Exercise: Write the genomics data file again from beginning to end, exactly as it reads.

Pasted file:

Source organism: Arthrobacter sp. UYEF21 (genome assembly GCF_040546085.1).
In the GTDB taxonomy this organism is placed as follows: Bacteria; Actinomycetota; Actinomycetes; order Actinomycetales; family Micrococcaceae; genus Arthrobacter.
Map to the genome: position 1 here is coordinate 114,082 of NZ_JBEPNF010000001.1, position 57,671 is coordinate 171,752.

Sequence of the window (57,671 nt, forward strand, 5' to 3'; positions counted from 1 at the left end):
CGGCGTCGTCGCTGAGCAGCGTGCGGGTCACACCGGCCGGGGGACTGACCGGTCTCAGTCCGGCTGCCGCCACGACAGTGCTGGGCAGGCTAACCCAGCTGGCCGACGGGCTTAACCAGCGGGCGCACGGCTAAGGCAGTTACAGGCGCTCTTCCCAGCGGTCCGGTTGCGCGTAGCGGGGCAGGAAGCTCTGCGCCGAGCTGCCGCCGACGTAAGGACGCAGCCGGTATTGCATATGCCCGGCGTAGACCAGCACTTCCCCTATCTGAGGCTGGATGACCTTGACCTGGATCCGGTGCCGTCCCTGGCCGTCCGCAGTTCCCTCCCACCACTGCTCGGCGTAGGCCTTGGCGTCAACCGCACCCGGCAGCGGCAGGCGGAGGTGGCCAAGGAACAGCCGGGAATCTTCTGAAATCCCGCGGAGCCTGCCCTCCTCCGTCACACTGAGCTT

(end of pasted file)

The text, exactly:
Source organism: Arthrobacter sp. UYEF21 (genome assembly GCF_040546085.1).
In the GTDB taxonomy this organism is placed as follows: Bacteria; Actinomycetota; Actinomycetes; order Actinomycetales; family Micrococcaceae; genus Arthrobacter.
Map to the genome: position 1 here is coordinate 114,082 of NZ_JBEPNF010000001.1, position 57,671 is coordinate 171,752.

Sequence of the window (57,671 nt, forward strand, 5' to 3'; positions counted from 1 at the left end):
CGGCGTCGTCGCTGAGCAGCGTGCGGGTCACACCGGCCGGGGGACTGACCGGTCTCAGTCCGGCTGCCGCCACGACAGTGCTGGGCAGGCTAACCCAGCTGGCCGACGGGCTTAACCAGCGGGCGCACGGCTAAGGCAGTTACAGGCGCTCTTCCCAGCGGTCCGGTTGCGCGTAGCGGGGCAGGAAGCTCTGCGCCGAGCTGCCGCCGACGTAAGGACGCAGCCGGTATTGCATATGCCCGGCGTAGACCAGCACTTCCCCTATCTGAGGCTGGATGACCTTGACCTGGATCCGGTGCCGTCCCTGGCCGTCCGCAGTTCCCTCCCACCACTGCTCGGCGTAGGCCTTGGCGTCAACCGCACCCGGCAGCGGCAGGCGGAGGTGGCCAAGGAACAGCCGGGAATCTTCTGAAATCCCGCGGAGCCTGCCCTCCTCCGTCACACTGAGCTT